His team also found a surprising number of ‘off-target’ mutations assumed to be introduced by the CRISPR/Cas9 complex acting on other parts of the genome. This effect is one of the main safety concerns surrounding germline gene editing because these unintended mutations could be harmful. The rates of such mutations were much higher than those observed in gene-editing studies of mouse embryos or human adult cells. And Huang notes that his team likely only detected a subset of the unintended mutations because their study looked only at a portion of the genome, known as the exome. “If we did the whole genome sequence, we would get many more,” he says.

Ethical questions

Huang says that the paper was rejected by Nature and Science, in part because of ethical objections; both journals declined to comment on the claim (Nature’s news team is editorially independent of its research editorial team.)

He adds that critics of the paper have noted that the low efficiencies and high number of off-target mutations could be specific to the abnormal embryos used in the study. Huang acknowledges the critique, but because there are no examples of gene editing in normal embryos he says that there is no way to know if the technique operates differently in them.

Still, he maintains that the embryos allow for a more meaningful model — and one closer to a normal human embryo — than an animal model or one using adult human cells. “We wanted to show our data to the world so people know what really happened with this model, rather than just talking about what would happen without data,” he says.

But Edward Lanphier, one of the scientists who sounded the warning in Nature last month, says: “It underlines what we said before: we need to pause this research and make sure we have a broad based discussion about which direction we’re going here.” Lanphier is president of Sangamo Biosciences in Richmond, California, which applies gene-editing techniques to adult human cells.

Huang now plans to work out how to decrease the number of off-target mutations using adult human cells or animal models. He is considering different strategies — tweaking the enzymes to guide them more precisely to the desired spot, introducing the enzymes in a different format that could help to regulate their lifespans and thus allow them to be shut down before mutations accumulate, or varying the concentrations of the introduced enzymes and repair molecules. He says that using other gene-editing techniques might also help. CRISPR/Cas9 is relatively efficient and easy to use, but another system called TALEN is known to cause fewer unintended mutations.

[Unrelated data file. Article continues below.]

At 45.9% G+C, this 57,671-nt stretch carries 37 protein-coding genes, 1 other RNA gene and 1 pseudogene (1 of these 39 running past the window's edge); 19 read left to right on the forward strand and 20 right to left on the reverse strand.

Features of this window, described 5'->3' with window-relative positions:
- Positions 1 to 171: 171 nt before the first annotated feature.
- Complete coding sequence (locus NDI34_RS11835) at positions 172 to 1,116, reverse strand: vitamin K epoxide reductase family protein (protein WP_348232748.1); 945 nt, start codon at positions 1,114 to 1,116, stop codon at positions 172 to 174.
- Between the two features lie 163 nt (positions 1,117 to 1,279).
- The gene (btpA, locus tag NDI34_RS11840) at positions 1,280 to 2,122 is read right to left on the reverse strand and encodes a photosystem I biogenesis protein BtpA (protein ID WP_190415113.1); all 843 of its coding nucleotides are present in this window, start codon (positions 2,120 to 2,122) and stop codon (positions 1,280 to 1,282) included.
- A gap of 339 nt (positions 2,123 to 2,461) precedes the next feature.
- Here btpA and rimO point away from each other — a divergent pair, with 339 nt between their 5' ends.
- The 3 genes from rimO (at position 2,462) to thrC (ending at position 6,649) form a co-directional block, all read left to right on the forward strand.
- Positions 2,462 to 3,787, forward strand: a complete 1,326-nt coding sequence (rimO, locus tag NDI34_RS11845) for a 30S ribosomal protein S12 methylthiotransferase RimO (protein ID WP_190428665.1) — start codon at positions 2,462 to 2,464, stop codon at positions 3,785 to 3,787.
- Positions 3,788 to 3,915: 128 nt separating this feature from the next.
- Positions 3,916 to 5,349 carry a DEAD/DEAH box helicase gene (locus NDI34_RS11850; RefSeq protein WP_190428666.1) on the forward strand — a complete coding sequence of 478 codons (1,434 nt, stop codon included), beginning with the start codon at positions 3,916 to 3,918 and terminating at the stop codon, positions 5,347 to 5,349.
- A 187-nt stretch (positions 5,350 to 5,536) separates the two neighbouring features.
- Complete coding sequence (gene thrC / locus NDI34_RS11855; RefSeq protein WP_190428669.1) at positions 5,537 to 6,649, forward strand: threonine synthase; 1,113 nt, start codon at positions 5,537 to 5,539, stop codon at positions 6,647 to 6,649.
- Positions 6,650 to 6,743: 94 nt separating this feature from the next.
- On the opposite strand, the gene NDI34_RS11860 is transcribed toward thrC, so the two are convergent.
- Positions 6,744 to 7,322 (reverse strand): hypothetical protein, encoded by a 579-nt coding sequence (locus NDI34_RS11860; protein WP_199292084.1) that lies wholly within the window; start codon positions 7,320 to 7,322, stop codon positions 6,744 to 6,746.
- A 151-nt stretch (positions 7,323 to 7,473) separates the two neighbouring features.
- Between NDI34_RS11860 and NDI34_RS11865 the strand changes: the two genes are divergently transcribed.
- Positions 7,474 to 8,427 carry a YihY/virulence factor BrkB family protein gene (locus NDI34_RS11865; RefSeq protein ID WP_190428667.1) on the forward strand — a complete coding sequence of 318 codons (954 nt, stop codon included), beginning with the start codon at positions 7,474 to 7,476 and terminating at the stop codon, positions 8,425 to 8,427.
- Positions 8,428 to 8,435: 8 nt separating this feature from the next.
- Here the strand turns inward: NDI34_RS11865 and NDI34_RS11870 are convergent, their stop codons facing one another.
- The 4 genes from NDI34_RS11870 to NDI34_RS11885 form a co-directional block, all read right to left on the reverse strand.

The debate over human embryo editing is sure to continue for some time, however. CRISPR/Cas9 is known for its ease of use and Lanphier fears that more scientists will now start to work towards improving on Huang’s paper. “The ubiquitous access to and simplicity of creating CRISPRs,” he says, “creates opportunities for scientists in any part of the world to do any kind of experiments they want.”

A Chinese source familiar with developments in the field said that at least four groups in China are pursuing gene editing in human embryos

Need Another Reason to Hate Facebook?

As many of you who have known me for awhile know, I quit Facebook two years ago because of how flatly nefarious they are. The thing that threw me over the edge wasn’t really their sharing of data with the NSA, nor the algorithms they run to effectively become one with the Department of Precrime, but the fact that the extrapolation of “people of interest” in any “investigation” was extrapolated out to a factor of 6 between Facebook “friends”. So, say the Powers that Shouldn’t Be were looking at yours truly for thinking unregulated thoughts, they would include my “friends”, and their “friends, and the “friends” of those “friends, and the friends of the friends of the friend’s friends” all the way out to a factor of six friends away. Frankly, that just creeped me out. We are simply reaching entirely too much singularity and the burden of proof of innocence in any “crime”, be it real or imagined, has become one wherein you must prove your innocence against potentially digitally created guilt.